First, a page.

High sales of machinery set to slow, says Agbiz
THE EXCELLENT momentum of agricultural machinery sales might slow in the coming months, the Agricultural Business Chamber (Agbiz) warned yesterday.
The chamber’s chief economist, Wandile Sihlobo, said it was of the view that the expected large harvest in the 2020/21 production season might not lead to another year of higher agricultural machinery sales.
“Typically, a relatively good sales year, such as 2020, is likely to be followed by a somewhat lower sales period. The replacement rate of machinery with new ones would usually be down from the previous years. Moreover, another factor to keep a close eye on is the exchange rate, although the current firmer levels support the sales. Any changes into a weaker domestic currency will likely lead to higher prices for imported agricultural machinery and discourage sales,” said Sihlobo.
Sales of agricultural machinery in South Africa have largely remained on a positive trajectory since May last year.
The figures released by the South African Agricultural Machinery Association (Saama) last week showed that sales of tractors and harvesters were up 23 percent year-on-year and 115 percent year-on-year last month, with 540 and 40 units sold, respectively.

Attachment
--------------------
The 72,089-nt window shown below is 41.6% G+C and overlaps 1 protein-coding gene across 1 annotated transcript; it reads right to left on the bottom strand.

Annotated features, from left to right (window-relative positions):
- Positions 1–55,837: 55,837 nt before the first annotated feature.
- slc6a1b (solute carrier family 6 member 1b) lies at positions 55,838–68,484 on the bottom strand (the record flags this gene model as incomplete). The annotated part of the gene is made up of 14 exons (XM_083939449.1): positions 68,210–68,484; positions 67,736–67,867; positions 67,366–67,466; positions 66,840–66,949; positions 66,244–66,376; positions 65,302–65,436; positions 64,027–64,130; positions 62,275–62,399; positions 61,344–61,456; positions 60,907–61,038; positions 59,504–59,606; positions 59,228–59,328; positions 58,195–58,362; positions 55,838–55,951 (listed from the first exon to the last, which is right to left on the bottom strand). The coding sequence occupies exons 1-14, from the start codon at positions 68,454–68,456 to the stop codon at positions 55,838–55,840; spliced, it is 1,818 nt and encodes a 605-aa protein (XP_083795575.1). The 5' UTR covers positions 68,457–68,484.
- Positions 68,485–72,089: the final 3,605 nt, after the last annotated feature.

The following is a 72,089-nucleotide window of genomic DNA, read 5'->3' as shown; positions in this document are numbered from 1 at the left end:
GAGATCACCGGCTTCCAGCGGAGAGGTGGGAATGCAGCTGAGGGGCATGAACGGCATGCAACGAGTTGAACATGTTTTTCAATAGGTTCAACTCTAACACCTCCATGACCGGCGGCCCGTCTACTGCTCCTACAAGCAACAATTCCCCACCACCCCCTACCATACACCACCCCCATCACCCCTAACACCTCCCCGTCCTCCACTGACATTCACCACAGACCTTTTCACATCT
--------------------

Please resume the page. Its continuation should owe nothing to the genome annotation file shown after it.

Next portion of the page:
Sihlobo attributed the higher sales to the improvement in farmers’ finances. He said this was on the back of the large harvest in 2019/20, prospects for yet another good agricultural season in 2020/21, and higher commodities prices.
The relatively stronger exchange rate had also been a positive buffer for imported agricultural machinery, he said.
Last week, Karel Munnik, Saamsa’s chairperson, said the excellent combine harvester sales last month reflected the need to harvest the record and near-record summer crops.
Overall, he said that agricultural machinery sales started picking up in the third quarter of last year and had been on an upward trajectory since then, but that it was likely that this trend would slow later this year. Nevertheless, estimates for the 2021 calendar year were encouraging, with tractor sales likely to be up to 15 percent higher than they were last year, he said.
The South African Crop Estimates Committee forecasts maize production at 16.1 million tons – up 5 percent year-on-year and the second-largest harvest on record.
Soybean production was forecast at 1.8 million tons, up 44 percent yearon-year, which was a record harvest, while sunflower seed production was forecast at 696 290 tons, down 12 percent year-on-year.
The expected decline in the sunflower seed harvest was due to the reduction in area plantings as farmers switched some areas to maize.
Generally, the expected large grain harvest was also mirrored in other sub-sectors of agriculture and underpinned by favourable weather conditions.